Successfully reported this slideshow.
We use your LinkedIn profile and activity data to personalize ads and to show you more relevant ads. You can change your ad preferences anytime.

An Introduction to BGP Flow Spec


Published on

An overview of BGP Flow Specification Rules and its applicability for Traffic Filtering Applications

  • The ISP that fully supports BGP FlowSpec for its customers (both by BGP address family flowspec or by manually setting in Customer Portal page) since April 2016 is RASCOM:
    Are you sure you want to  Yes  No
    Your message goes here

An Introduction to BGP Flow Spec

  1. 1. BGP Flow Spec Using BGP to Disseminate Flow Specification Rules for Traffic Filtering Applications Stefan Fouant ShortestPathFirst Consulting Services
  2. 2. BGP Flow Specification Overview • Recently standardized in RFC 5575, entitled “Dissemination of Flow Specification Rules” » • Defines a method for the originator of a BGP NLRI to define and advertise a flow filter to its upstream BGP peers via BGP • Multi vendor support » Supported code on Juniper, Arbor, and others • Authors: » Danny McPherson (Arbor) » Pedro Marques (Juniper) » Nischal Sheth (Juniper) » Robert Raszuk (Juniper) » Barry Greene (Juniper) » Jared Mauch (NTT/Verio) ShortestPathFirst Consulting Services
  3. 3. What is Flow Specification • Flow Specification defines a method and apparatus whereby traffic flow specifications can be distributed using a new BGP NLRI encoding format • Primary and immediate motivation is to provide intra and inter provider distribution of traffic filtering rules to filter DoS and DDoS attacks • Requires a new address family for BGP » NLRI type (AFI=1, SAFI=133) for Unicast traffic filtering applications » NLRI type (AFI=1, SAFI=134) for BGP/MPLS VPN environments » This also means that routers MUST use BGP’s Capability Advertisement facility in order to exchange the Multiprotocol Extension Capability Code as defined in RFC4760 “Multiprotocol Extensions for BGP-4” • A flow specification is a set of data (represented in an n-tuple) consisting of several matching criteria that can be applied to IP packet data • A flow specification received from an peer will need to be validated against the unicast routing before being accepted ShortestPathFirst Consulting Services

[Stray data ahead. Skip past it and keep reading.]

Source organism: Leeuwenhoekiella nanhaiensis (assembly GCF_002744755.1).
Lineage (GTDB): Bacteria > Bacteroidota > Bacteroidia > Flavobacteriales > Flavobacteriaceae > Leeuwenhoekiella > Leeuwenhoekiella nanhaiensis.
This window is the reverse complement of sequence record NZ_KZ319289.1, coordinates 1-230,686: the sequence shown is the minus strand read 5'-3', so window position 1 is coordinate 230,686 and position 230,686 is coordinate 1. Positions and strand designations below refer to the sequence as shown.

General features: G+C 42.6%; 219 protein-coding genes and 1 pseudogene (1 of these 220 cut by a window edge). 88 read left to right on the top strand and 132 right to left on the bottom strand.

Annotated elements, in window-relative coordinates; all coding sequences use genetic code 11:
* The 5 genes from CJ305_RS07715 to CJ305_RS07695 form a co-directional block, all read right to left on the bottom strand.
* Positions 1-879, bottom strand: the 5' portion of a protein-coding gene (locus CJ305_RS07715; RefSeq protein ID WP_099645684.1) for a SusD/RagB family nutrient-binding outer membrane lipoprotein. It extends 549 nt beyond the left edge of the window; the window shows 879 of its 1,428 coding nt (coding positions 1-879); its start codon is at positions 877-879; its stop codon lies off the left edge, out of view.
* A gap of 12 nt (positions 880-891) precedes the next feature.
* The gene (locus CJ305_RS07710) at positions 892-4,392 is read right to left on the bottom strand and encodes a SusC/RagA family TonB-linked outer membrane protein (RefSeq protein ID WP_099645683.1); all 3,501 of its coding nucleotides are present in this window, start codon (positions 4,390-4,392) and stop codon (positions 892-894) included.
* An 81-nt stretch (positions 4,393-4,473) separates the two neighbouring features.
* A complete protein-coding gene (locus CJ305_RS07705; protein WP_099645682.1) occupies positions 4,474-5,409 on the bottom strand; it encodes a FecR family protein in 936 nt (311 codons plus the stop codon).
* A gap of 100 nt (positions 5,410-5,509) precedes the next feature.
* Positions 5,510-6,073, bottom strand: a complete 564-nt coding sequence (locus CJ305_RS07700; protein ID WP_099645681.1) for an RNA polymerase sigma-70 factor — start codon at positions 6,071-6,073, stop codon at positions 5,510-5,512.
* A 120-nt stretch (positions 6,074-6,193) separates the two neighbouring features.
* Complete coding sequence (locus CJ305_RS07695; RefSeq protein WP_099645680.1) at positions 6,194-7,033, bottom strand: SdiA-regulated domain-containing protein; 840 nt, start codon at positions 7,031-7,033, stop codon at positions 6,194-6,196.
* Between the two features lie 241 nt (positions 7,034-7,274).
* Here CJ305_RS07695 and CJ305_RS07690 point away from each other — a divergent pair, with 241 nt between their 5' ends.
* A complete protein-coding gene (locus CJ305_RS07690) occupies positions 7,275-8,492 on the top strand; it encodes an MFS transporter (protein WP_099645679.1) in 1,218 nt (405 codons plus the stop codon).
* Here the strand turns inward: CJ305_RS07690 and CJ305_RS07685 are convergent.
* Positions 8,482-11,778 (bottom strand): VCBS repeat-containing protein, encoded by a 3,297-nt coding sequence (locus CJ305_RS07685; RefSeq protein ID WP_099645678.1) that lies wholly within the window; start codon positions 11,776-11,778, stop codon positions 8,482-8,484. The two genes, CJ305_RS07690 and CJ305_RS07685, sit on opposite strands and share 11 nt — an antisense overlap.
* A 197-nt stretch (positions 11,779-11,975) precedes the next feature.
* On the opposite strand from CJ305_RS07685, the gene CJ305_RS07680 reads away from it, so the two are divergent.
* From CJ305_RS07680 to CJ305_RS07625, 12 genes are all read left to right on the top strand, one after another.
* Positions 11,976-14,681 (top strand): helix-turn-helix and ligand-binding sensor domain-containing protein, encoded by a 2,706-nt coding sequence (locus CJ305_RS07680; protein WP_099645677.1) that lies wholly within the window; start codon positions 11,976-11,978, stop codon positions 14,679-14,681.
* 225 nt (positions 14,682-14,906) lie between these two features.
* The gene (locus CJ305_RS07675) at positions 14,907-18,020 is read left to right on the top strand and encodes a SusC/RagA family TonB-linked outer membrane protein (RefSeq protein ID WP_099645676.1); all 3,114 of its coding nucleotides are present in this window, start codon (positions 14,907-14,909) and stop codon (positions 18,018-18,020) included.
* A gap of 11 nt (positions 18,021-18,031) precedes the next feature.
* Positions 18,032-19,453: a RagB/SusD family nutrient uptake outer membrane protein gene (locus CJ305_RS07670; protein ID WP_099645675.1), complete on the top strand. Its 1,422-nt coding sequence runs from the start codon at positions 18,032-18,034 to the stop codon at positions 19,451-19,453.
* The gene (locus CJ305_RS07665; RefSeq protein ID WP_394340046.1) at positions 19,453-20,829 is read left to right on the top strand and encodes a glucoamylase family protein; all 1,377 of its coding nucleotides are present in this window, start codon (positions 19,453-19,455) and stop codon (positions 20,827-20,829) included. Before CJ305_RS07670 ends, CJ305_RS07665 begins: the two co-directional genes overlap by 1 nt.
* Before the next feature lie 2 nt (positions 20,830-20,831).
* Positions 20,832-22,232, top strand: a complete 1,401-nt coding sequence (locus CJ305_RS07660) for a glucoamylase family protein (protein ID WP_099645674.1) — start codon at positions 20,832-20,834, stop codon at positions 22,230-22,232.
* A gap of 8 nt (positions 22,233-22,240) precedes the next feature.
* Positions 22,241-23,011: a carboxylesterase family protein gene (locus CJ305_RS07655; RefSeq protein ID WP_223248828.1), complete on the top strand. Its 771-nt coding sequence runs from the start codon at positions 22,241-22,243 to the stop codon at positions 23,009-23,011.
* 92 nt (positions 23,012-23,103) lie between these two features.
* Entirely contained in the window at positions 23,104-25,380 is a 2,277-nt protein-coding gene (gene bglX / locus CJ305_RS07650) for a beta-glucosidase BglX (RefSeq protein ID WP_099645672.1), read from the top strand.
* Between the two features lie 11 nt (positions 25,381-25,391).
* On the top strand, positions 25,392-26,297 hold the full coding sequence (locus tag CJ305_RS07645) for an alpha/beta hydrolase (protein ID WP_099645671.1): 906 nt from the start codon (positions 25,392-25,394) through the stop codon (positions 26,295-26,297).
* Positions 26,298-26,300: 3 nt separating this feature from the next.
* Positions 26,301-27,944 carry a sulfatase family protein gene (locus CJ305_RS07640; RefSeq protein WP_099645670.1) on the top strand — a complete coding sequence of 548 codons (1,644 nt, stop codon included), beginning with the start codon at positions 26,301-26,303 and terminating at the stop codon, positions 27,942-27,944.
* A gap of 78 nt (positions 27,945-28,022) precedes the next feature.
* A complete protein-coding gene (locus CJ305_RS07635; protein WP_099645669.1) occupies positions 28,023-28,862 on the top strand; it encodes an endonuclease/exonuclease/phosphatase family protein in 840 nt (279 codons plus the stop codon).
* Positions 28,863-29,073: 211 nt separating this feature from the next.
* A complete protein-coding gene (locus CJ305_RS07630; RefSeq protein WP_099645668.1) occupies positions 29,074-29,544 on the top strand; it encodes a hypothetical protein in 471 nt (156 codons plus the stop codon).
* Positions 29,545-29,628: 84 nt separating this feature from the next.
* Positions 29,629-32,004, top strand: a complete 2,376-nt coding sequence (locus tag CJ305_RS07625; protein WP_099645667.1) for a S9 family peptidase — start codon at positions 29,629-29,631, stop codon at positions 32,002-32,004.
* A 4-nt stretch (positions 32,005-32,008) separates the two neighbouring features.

4. 4. Flow Specification Motivations • Question: What is the primary tool used today in Service Provider networks to deal with DoS and DDoS attacks? • Question: Are there any drawbacks to this approach? ShortestPathFirst Consulting Services
  5. 5. Flow Specification Motivations • The most commonly used Service Provider security tool used today in order to deal with DDoS attack is to use BGP to redirect traffic to a discard interface (otherwise known as Remote Triggered Black Hole (RTBF)) • As such, using BGP to trigger security policy has been the de facto standard for some time » The drawback to this approach is that only destination prefixes may be specified » Furthermore, filtering information is intermingled with routing information • Flow spec addresses these limitations by allowing for specific NLRI to be defined which may convey additional information about traffic filtering rules for traffic that should be discarded • Since a new address family is defined, filtering information is now separated from the routing information (and in fact this information is kept in a separate RIB) • Provides a tool for Network Operators to quickly react to DDOS attacks, saving valuable time between identification of attack and implementation of various remediation schemes ShortestPathFirst Consulting Services